Q: I recently read that a poll “had showed” Clinton and Obama neck and neck. The use of “showed” felt awkward to me and I wondered if “shown” would have been better. When is it appropriate to use each one?
A: The usual past participle of “show” (that is, the form of the verb used with “had” or “have”) is “shown.” But “showed” is also acceptable and not a mistake. Dictionaries these days consider both of them standard English, but list “shown” first.
The verb “show” was once spelled “shew.” Merriam-Webster’s Concise Dictionary of English Usage says the original past participle was “shewed” (it first appeared in the 14th century), followed by “showed” (15th century).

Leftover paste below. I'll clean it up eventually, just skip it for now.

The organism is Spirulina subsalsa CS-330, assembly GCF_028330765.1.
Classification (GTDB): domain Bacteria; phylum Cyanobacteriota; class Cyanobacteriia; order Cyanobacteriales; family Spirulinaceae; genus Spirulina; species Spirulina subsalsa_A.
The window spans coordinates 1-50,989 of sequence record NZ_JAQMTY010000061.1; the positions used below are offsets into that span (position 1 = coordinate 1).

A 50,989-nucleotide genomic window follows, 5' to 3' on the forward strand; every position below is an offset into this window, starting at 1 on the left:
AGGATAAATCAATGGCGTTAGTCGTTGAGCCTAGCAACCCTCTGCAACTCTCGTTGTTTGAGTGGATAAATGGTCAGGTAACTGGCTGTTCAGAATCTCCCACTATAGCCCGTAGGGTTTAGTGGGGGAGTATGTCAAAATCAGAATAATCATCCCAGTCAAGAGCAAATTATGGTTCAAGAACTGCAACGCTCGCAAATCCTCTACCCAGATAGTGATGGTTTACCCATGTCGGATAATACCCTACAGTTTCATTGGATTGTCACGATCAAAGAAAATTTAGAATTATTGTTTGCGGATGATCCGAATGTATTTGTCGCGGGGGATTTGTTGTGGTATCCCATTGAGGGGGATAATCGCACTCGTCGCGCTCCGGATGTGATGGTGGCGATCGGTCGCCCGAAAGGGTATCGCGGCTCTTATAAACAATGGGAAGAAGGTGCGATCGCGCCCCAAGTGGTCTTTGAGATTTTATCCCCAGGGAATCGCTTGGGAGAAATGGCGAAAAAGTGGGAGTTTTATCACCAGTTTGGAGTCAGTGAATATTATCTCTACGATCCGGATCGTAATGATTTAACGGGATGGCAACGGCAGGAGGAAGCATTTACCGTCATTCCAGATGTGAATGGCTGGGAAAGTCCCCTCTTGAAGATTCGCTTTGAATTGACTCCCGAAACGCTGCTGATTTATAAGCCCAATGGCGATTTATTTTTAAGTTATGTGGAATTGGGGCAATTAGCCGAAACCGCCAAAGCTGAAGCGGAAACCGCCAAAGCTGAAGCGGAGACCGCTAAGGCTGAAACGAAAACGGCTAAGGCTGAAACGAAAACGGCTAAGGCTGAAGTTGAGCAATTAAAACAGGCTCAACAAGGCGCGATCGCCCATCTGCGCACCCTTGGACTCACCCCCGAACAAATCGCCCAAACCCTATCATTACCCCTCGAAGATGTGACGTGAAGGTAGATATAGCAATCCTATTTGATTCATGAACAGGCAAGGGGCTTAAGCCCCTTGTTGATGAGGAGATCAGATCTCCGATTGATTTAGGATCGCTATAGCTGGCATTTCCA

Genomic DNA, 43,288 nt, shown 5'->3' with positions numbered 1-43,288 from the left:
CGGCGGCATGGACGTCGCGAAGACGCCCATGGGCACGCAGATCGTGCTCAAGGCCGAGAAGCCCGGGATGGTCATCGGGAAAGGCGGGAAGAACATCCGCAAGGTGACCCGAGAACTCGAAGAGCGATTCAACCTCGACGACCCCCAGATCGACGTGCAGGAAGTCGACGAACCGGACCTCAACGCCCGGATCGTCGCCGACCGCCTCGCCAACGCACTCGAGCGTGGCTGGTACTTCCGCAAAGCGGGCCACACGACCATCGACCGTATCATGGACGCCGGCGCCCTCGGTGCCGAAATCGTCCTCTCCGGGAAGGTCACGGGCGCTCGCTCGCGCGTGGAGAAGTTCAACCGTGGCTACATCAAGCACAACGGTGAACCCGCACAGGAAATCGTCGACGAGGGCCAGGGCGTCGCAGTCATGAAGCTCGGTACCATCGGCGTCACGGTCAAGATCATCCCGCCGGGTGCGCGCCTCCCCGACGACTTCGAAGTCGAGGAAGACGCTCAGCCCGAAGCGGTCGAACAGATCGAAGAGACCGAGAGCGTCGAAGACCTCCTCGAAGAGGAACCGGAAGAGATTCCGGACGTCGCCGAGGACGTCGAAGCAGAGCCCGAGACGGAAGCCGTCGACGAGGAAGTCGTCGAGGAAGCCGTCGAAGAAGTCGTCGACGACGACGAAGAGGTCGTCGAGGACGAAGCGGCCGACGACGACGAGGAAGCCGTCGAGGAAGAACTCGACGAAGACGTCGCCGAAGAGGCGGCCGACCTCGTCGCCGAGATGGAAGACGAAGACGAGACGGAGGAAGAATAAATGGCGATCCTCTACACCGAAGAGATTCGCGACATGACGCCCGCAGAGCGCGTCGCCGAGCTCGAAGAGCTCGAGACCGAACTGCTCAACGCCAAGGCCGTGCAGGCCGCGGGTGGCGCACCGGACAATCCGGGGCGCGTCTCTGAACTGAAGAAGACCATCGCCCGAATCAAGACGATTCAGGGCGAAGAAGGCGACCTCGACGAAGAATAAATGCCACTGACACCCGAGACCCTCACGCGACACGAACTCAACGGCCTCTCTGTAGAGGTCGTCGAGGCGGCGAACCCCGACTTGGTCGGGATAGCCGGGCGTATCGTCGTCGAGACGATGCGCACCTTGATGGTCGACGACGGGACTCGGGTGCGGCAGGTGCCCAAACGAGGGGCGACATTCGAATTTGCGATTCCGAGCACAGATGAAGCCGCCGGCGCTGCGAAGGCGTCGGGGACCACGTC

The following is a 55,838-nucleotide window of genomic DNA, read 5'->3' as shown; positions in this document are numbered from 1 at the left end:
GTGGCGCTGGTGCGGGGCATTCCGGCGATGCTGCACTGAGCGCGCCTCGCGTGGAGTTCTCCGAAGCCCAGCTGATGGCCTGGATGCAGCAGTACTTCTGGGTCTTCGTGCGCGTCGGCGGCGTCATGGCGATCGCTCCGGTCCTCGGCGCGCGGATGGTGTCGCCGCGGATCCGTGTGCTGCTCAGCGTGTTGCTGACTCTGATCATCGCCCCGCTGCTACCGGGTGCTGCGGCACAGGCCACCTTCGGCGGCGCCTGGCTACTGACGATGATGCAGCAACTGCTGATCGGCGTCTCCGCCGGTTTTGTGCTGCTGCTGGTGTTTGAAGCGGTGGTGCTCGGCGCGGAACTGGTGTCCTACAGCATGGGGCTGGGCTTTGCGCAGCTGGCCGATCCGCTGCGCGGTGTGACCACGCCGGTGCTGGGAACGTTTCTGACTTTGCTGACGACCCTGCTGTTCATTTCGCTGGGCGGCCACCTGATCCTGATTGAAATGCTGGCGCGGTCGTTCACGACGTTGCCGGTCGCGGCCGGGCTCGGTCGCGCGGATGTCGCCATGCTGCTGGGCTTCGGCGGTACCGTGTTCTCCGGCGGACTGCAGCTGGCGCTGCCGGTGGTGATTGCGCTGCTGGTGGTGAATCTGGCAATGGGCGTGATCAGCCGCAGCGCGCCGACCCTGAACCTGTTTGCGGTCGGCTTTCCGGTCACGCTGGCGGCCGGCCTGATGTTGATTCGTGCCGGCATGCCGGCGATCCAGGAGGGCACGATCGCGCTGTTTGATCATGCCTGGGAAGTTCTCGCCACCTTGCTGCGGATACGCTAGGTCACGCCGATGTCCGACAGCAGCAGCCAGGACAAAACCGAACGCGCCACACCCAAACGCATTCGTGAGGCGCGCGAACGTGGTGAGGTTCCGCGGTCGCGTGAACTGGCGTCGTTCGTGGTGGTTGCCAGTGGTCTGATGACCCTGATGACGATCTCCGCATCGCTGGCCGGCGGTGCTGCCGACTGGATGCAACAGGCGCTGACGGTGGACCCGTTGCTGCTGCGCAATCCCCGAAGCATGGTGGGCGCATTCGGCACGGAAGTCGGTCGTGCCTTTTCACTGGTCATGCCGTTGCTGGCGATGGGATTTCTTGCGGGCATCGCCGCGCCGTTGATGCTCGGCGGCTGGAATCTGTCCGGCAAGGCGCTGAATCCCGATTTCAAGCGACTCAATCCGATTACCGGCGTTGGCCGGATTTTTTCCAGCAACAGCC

Although “shown” is the predominant past participle today, according to the Oxford English Dictionary, it only became common in the 19th century.
The OED notes that the older “showed” is still used with “have” or “had,” but it’s obscure in the passive voice. So it would be considered a mistake (or at least archaic) to say something like “the argument was showed to be false.”
If you’re using the passive voice, along with “is” or “was” or “are” or “were,” then “shown” is preferred, as in “he was shown the door” or “the paintings were shown to be forgeries” or “names are shown in italics.”
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